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Donations Support Compassionate Care

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Through Providence St. Peter Hospital’s Case Management and Utilization Review unit, nurses and medical social workers prepare patients to leave the hospital. Most often the patient is going home, to a skilled nursing facility, hospice, or another arrangement. Recently the Foundation funded vital support to these services through its spring grant cycle. Rachel Davis-Heintz says, “We often struggle to find available resources to help in our many complicated discharges,” and adds, “Having some funds to provide even basic resources for these patients goes a long way.” Rachel and her colleague, Tara Sol, spoke recently about their department’s work - often with the poorest and most vulnerable people. 

Rachel and Tara can share an endless supply of stories. Recently, a homeless patient was admitted after having been assaulted on the street. His clothes were torn, and he had no insurance. Through the Case Management process, staff was able to provide gift cards for new shoes, basic clothing, medication, and bus tickets from Olympia through Pierce County to Seattle, where he had family who could ultimately help care for him. “If we weren’t a not-for-profit hospital and did not have these generous philanthropic funds available, I don’t know what we would have done for this man in need.”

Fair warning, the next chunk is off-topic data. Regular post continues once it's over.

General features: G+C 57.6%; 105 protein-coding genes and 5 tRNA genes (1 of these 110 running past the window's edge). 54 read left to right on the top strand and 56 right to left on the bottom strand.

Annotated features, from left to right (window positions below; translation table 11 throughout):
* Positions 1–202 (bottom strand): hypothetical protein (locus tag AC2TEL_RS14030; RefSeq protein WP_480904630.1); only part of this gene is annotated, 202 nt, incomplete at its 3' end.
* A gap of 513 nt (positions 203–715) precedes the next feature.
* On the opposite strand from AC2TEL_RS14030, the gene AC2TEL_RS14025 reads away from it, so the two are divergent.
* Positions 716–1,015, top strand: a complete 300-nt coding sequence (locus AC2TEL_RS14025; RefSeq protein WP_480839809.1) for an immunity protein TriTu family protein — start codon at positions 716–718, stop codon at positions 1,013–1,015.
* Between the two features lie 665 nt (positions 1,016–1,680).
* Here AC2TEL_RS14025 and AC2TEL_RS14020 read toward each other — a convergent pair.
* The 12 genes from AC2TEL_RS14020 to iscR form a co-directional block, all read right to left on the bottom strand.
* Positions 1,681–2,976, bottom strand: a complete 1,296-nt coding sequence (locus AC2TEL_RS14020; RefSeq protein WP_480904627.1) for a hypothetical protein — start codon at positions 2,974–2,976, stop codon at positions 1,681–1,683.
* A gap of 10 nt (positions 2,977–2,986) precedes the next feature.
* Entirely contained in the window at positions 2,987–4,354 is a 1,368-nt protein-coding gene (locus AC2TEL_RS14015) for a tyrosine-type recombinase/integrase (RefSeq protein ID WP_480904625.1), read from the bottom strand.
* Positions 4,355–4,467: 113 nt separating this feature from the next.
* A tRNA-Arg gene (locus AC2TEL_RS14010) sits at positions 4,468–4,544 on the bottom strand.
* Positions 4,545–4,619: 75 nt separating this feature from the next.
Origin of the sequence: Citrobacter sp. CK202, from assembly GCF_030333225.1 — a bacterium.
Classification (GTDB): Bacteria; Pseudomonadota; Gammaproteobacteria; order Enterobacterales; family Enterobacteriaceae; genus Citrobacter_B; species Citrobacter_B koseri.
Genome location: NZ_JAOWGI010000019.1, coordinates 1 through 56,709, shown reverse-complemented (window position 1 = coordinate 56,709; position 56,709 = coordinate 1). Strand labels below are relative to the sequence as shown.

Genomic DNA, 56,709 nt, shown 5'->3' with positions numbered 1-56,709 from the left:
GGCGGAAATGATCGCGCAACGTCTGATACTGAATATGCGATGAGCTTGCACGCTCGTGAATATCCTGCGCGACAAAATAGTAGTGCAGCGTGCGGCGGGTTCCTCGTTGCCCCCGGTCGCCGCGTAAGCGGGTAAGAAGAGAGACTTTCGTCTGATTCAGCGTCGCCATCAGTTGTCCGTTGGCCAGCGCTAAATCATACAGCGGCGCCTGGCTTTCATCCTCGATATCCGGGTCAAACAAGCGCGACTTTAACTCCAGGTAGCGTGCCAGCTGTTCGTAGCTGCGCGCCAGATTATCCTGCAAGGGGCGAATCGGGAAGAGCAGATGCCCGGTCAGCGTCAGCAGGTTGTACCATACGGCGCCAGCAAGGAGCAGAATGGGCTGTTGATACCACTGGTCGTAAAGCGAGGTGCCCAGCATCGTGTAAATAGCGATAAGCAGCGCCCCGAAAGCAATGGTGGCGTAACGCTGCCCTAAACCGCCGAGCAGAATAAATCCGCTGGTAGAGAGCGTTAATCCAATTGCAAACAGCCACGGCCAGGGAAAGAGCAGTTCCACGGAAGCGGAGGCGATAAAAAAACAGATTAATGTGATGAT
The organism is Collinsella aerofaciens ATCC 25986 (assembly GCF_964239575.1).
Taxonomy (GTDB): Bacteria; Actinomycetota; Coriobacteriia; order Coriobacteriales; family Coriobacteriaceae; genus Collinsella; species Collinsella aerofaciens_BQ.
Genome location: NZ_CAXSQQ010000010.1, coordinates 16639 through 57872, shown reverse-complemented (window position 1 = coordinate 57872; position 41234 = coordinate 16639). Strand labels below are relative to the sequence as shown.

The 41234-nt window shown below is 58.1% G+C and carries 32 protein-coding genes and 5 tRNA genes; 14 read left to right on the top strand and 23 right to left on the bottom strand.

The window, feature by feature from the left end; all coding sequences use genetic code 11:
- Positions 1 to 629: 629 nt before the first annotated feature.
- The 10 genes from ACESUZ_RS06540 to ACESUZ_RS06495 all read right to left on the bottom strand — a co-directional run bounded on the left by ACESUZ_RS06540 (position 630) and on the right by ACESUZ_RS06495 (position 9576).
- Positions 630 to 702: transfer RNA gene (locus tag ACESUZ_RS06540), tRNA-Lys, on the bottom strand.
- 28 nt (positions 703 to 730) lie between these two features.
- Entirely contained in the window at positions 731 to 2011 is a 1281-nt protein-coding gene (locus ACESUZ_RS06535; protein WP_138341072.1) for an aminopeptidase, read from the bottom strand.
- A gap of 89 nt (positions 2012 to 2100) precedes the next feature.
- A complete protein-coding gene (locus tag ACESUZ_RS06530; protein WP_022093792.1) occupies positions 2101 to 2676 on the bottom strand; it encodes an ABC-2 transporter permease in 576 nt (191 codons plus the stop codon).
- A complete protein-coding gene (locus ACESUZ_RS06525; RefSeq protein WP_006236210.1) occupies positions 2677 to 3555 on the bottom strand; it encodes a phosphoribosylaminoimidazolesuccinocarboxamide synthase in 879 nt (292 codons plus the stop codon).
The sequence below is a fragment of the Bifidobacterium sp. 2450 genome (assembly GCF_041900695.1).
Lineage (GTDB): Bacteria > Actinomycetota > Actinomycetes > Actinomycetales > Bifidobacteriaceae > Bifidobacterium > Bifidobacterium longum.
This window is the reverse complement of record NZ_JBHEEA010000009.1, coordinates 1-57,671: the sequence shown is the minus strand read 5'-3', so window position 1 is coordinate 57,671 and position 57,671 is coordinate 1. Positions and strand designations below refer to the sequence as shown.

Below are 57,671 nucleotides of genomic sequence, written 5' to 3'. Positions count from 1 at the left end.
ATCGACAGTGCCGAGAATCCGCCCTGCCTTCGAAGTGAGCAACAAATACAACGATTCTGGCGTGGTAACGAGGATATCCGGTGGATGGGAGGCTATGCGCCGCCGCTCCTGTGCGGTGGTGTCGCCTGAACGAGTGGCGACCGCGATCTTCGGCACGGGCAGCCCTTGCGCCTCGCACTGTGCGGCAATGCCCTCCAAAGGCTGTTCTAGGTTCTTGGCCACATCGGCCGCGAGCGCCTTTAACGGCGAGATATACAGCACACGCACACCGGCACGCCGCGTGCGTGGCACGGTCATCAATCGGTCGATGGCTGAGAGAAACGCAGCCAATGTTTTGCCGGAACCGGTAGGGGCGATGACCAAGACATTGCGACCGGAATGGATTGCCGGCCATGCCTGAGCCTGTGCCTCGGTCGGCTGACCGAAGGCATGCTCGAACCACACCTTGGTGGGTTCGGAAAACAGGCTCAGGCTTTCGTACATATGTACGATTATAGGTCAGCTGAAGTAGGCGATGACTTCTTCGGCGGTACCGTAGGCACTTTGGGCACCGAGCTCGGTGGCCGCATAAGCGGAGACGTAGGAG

They tell another story of a gentleman who had been newly diagnosed with cancer. He was receiving chemotherapy but needed to take precautions as his immune system was compromised. Tara explains, “The man lived in a trailer without electricity or running water, so his living situation simply was not safe for receiving chemotherapy.” Providence staff was able to arrange for him to stay at Sunshine House, with philanthropic funds covering the lodging expense until his chemotherapy was completed and he could return to his home.  

Sometimes, Tara explains, philanthropic funds are used to help the family of a patient, as in the case of families with newborns experiencing neonatal abstinence syndrome - babies who were exposed to addictive drugs before birth. She says, “St. Peter Hospital receives families from Lewis, Mason, and Grays Harbor Counties where the newborns need treatment for illegal or prescriptive drugs they had been exposed to.” For moms who are in treatment, or the extended families of these infants, medical social workers can make arrangements for them to stay nearby at Sunshine House. “The families often live far away, with little to no financial means already, and are trying their best to care for their infants which have high needs. It is vital they are close by and start bonding.”  

Tara emphasizes, “Stewardship of all funds, especially philanthropic funds is very important to us. We teach patients to be healthy in the long term, rather than simply using the financial gift as just a Band-Aid approach.”   Providence St. Peter Foundation awarded more than $411,000 through the spring grant cycle to local Providence ministries. A fall grant cycle occurs in October.